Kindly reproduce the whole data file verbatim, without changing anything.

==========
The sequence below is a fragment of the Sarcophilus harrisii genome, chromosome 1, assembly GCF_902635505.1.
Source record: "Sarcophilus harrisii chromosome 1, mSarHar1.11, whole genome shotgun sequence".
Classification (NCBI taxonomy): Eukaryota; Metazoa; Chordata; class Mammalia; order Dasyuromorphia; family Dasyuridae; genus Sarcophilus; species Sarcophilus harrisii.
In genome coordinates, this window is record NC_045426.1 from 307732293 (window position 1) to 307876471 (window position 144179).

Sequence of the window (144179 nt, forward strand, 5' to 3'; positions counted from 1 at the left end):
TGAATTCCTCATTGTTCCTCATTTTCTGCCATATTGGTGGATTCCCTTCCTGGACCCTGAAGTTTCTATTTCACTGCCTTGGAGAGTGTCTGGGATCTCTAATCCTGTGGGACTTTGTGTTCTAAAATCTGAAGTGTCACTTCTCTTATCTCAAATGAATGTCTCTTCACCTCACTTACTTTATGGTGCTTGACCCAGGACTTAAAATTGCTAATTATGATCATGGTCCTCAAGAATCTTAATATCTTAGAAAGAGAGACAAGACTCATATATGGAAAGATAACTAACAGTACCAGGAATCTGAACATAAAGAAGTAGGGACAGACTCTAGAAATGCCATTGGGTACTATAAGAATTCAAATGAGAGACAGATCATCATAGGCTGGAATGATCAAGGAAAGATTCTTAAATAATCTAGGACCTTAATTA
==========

The sequence below is a fragment of the Sarcophilus harrisii genome, chromosome 1, assembly GCF_902635505.1.
Source record: "Sarcophilus harrisii chromosome 1, mSarHar1.11, whole genome shotgun sequence".
Classification (NCBI taxonomy): Eukaryota; Metazoa; Chordata; class Mammalia; order Dasyuromorphia; family Dasyuridae; genus Sarcophilus; species Sarcophilus harrisii.
In genome coordinates, this window is record NC_045426.1 from 307732293 (window position 1) to 307876471 (window position 144179).

Sequence of the window (144179 nt, forward strand, 5' to 3'; positions counted from 1 at the left end):
TGAATTCCTCATTGTTCCTCATTTTCTGCCATATTGGTGGATTCCCTTCCTGGACCCTGAAGTTTCTATTTCACTGCCTTGGAGAGTGTCTGGGATCTCTAATCCTGTGGGACTTTGTGTTCTAAAATCTGAAGTGTCACTTCTCTTATCTCAAATGAATGTCTCTTCACCTCACTTACTTTATGGTGCTTGACCCAGGACTTAAAATTGCTAATTATGATCATGGTCCTCAAGAATCTTAATATCTTAGAAAGAGAGACAAGACTCATATATGGAAAGATAACTAACAGTACCAGGAATCTGAACATAAAGAAGTAGGGACAGACTCTAGAAATGCCATTGGGTACTATAAGAATTCAAATGAGAGACAGATCATCATAGGCTGGAATGATCAAGGAAAGATTCTTAAATAATCTAGGACCTTAATTA